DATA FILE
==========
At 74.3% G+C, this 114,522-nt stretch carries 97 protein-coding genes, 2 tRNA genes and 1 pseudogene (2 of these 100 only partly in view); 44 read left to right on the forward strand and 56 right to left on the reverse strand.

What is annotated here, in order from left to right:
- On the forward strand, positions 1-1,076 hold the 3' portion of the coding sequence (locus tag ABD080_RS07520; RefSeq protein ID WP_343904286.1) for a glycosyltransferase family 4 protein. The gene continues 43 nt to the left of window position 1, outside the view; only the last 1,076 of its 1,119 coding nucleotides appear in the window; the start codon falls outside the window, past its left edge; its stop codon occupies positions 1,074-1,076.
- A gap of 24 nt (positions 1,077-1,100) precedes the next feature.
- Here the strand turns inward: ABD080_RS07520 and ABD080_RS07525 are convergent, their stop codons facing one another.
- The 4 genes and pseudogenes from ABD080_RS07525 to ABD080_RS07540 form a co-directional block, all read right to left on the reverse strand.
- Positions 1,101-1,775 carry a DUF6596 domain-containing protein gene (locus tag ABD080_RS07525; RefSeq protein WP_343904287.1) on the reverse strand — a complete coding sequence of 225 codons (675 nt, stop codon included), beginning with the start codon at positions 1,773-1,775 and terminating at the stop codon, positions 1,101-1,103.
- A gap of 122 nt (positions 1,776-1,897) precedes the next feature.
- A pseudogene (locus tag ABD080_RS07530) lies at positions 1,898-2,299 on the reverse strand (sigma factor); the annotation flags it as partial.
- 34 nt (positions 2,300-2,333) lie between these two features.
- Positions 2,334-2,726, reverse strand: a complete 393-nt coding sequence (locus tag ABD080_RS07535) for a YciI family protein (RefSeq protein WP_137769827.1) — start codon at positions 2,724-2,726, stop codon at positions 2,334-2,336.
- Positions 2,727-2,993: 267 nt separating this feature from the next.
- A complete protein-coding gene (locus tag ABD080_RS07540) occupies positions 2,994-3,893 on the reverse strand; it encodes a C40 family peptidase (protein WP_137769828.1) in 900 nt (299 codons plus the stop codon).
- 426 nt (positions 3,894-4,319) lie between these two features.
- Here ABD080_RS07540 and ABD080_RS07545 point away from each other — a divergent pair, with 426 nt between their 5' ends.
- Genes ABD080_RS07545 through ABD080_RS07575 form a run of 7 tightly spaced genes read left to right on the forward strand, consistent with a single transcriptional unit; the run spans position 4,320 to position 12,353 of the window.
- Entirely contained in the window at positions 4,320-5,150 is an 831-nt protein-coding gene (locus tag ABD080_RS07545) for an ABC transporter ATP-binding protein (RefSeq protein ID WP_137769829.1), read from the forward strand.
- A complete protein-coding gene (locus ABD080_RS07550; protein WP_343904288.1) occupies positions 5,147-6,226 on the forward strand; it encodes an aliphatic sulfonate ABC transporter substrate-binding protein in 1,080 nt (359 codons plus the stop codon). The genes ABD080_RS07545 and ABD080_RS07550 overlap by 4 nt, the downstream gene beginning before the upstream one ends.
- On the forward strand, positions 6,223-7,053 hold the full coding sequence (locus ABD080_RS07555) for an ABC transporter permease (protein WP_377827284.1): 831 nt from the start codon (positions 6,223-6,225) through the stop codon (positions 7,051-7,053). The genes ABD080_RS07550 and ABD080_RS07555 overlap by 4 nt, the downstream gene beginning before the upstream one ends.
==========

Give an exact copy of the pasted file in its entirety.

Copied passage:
At 74.3% G+C, this 114,522-nt stretch carries 97 protein-coding genes, 2 tRNA genes and 1 pseudogene (2 of these 100 only partly in view); 44 read left to right on the forward strand and 56 right to left on the reverse strand.

What is annotated here, in order from left to right:
- On the forward strand, positions 1-1,076 hold the 3' portion of the coding sequence (locus tag ABD080_RS07520; RefSeq protein ID WP_343904286.1) for a glycosyltransferase family 4 protein. The gene continues 43 nt to the left of window position 1, outside the view; only the last 1,076 of its 1,119 coding nucleotides appear in the window; the start codon falls outside the window, past its left edge; its stop codon occupies positions 1,074-1,076.
- A gap of 24 nt (positions 1,077-1,100) precedes the next feature.
- Here the strand turns inward: ABD080_RS07520 and ABD080_RS07525 are convergent, their stop codons facing one another.
- The 4 genes and pseudogenes from ABD080_RS07525 to ABD080_RS07540 form a co-directional block, all read right to left on the reverse strand.
- Positions 1,101-1,775 carry a DUF6596 domain-containing protein gene (locus tag ABD080_RS07525; RefSeq protein WP_343904287.1) on the reverse strand — a complete coding sequence of 225 codons (675 nt, stop codon included), beginning with the start codon at positions 1,773-1,775 and terminating at the stop codon, positions 1,101-1,103.
- A gap of 122 nt (positions 1,776-1,897) precedes the next feature.
- A pseudogene (locus tag ABD080_RS07530) lies at positions 1,898-2,299 on the reverse strand (sigma factor); the annotation flags it as partial.
- 34 nt (positions 2,300-2,333) lie between these two features.
- Positions 2,334-2,726, reverse strand: a complete 393-nt coding sequence (locus tag ABD080_RS07535) for a YciI family protein (RefSeq protein WP_137769827.1) — start codon at positions 2,724-2,726, stop codon at positions 2,334-2,336.
- Positions 2,727-2,993: 267 nt separating this feature from the next.
- A complete protein-coding gene (locus tag ABD080_RS07540) occupies positions 2,994-3,893 on the reverse strand; it encodes a C40 family peptidase (protein WP_137769828.1) in 900 nt (299 codons plus the stop codon).
- 426 nt (positions 3,894-4,319) lie between these two features.
- Here ABD080_RS07540 and ABD080_RS07545 point away from each other — a divergent pair, with 426 nt between their 5' ends.
- Genes ABD080_RS07545 through ABD080_RS07575 form a run of 7 tightly spaced genes read left to right on the forward strand, consistent with a single transcriptional unit; the run spans position 4,320 to position 12,353 of the window.
- Entirely contained in the window at positions 4,320-5,150 is an 831-nt protein-coding gene (locus tag ABD080_RS07545) for an ABC transporter ATP-binding protein (RefSeq protein ID WP_137769829.1), read from the forward strand.
- A complete protein-coding gene (locus ABD080_RS07550; protein WP_343904288.1) occupies positions 5,147-6,226 on the forward strand; it encodes an aliphatic sulfonate ABC transporter substrate-binding protein in 1,080 nt (359 codons plus the stop codon). The genes ABD080_RS07545 and ABD080_RS07550 overlap by 4 nt, the downstream gene beginning before the upstream one ends.
- On the forward strand, positions 6,223-7,053 hold the full coding sequence (locus ABD080_RS07555) for an ABC transporter permease (protein WP_377827284.1): 831 nt from the start codon (positions 6,223-6,225) through the stop codon (positions 7,051-7,053). The genes ABD080_RS07550 and ABD080_RS07555 overlap by 4 nt, the downstream gene beginning before the upstream one ends.